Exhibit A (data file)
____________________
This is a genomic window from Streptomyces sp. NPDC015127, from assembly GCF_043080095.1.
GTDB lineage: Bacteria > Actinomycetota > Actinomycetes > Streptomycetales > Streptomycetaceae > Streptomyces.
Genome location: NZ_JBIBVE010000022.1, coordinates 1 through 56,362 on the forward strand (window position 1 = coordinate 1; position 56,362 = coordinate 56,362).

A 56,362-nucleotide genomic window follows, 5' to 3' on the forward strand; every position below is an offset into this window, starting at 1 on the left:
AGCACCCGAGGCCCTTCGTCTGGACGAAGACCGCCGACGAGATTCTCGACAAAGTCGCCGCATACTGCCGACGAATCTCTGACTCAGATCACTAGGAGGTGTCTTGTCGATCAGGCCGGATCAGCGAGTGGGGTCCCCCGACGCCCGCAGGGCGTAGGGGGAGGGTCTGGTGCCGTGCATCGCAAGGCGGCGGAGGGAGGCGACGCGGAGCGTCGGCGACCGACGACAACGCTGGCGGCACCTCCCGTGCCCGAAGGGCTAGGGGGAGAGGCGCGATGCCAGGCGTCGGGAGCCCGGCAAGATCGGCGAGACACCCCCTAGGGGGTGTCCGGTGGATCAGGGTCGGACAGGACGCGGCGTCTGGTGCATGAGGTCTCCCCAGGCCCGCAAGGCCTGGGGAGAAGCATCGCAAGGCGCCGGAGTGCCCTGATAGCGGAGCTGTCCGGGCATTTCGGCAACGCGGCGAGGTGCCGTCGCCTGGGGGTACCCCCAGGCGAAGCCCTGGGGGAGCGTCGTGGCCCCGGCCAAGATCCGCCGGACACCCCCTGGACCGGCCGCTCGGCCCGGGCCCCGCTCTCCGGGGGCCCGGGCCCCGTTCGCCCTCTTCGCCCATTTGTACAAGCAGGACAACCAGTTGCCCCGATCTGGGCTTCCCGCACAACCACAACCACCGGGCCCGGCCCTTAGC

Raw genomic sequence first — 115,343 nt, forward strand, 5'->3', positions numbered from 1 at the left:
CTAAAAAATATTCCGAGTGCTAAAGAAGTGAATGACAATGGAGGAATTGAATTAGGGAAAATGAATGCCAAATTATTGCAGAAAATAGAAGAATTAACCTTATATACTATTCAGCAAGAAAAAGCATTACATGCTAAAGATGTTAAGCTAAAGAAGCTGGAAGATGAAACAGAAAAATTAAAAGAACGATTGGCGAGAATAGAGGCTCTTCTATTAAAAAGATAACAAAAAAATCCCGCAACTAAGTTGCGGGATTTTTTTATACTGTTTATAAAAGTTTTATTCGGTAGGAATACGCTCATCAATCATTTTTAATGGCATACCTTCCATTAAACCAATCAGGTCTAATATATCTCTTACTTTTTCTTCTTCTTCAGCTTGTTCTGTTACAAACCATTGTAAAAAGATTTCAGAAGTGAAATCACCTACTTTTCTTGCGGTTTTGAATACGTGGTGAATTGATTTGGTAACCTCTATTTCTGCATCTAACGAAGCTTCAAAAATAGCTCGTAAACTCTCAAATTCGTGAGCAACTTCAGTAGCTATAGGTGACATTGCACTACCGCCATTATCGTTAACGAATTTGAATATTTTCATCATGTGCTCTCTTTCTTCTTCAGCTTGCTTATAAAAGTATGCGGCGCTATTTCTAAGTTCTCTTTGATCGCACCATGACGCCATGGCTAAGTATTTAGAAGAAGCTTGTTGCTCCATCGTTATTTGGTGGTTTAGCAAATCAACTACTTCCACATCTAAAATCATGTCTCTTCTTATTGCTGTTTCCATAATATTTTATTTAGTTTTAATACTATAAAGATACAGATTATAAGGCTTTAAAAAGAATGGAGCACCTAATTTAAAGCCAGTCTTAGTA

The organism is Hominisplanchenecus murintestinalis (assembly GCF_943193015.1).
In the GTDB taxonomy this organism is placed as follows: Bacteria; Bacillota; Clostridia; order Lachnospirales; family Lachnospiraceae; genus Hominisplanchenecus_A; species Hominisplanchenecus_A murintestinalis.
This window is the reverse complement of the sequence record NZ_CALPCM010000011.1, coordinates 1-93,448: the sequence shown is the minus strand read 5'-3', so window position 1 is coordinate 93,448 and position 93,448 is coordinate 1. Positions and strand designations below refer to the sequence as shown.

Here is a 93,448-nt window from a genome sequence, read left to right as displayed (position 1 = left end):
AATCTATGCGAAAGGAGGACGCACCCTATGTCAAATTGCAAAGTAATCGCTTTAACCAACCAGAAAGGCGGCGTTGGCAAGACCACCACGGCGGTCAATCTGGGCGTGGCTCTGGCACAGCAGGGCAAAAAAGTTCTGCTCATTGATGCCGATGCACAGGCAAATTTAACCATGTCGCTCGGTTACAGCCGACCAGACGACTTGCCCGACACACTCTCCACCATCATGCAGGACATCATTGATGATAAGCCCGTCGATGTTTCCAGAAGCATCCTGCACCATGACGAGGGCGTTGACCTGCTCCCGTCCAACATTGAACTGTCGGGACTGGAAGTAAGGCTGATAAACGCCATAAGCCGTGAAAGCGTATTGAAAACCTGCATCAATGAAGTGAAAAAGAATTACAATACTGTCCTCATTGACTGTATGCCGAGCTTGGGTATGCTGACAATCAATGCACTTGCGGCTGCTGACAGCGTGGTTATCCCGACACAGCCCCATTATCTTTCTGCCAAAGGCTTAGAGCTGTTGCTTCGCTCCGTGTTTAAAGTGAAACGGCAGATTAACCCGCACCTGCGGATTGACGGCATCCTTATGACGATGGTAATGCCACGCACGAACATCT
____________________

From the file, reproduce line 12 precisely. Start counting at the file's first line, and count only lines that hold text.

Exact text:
AATCTATGCGAAAGGAGGACGCACCCTATGTCAAATTGCAAAGTAATCGCTTTAACCAACCAGAAAGGCGGCGTTGGCAAGACCACCACGGCGGTCAATCTGGGCGTGGCTCTGGCACAGCAGGGCAAAAAAGTTCTGCTCATTGATGCCGATGCACAGGCAAATTTAACCATGTCGCTCGGTTACAGCCGACCAGACGACTTGCCCGACACACTCTCCACCATCATGCAGGACATCATTGATGATAAGCCCGTCGATGTTTCCAGAAGCATCCTGCACCATGACGAGGGCGTTGACCTGCTCCCGTCCAACATTGAACTGTCGGGACTGGAAGTAAGGCTGATAAACGCCATAAGCCGTGAAAGCGTATTGAAAACCTGCATCAATGAAGTGAAAAAGAATTACAATACTGTCCTCATTGACTGTATGCCGAGCTTGGGTATGCTGACAATCAATGCACTTGCGGCTGCTGACAGCGTGGTTATCCCGACACAGCCCCATTATCTTTCTGCCAAAGGCTTAGAGCTGTTGCTTCGCTCCGTGTTTAAAGTGAAACGGCAGATTAACCCGCACCTGCGGATTGACGGCATCCTTATGACGATGGTAATGCCACGCACGAACATCT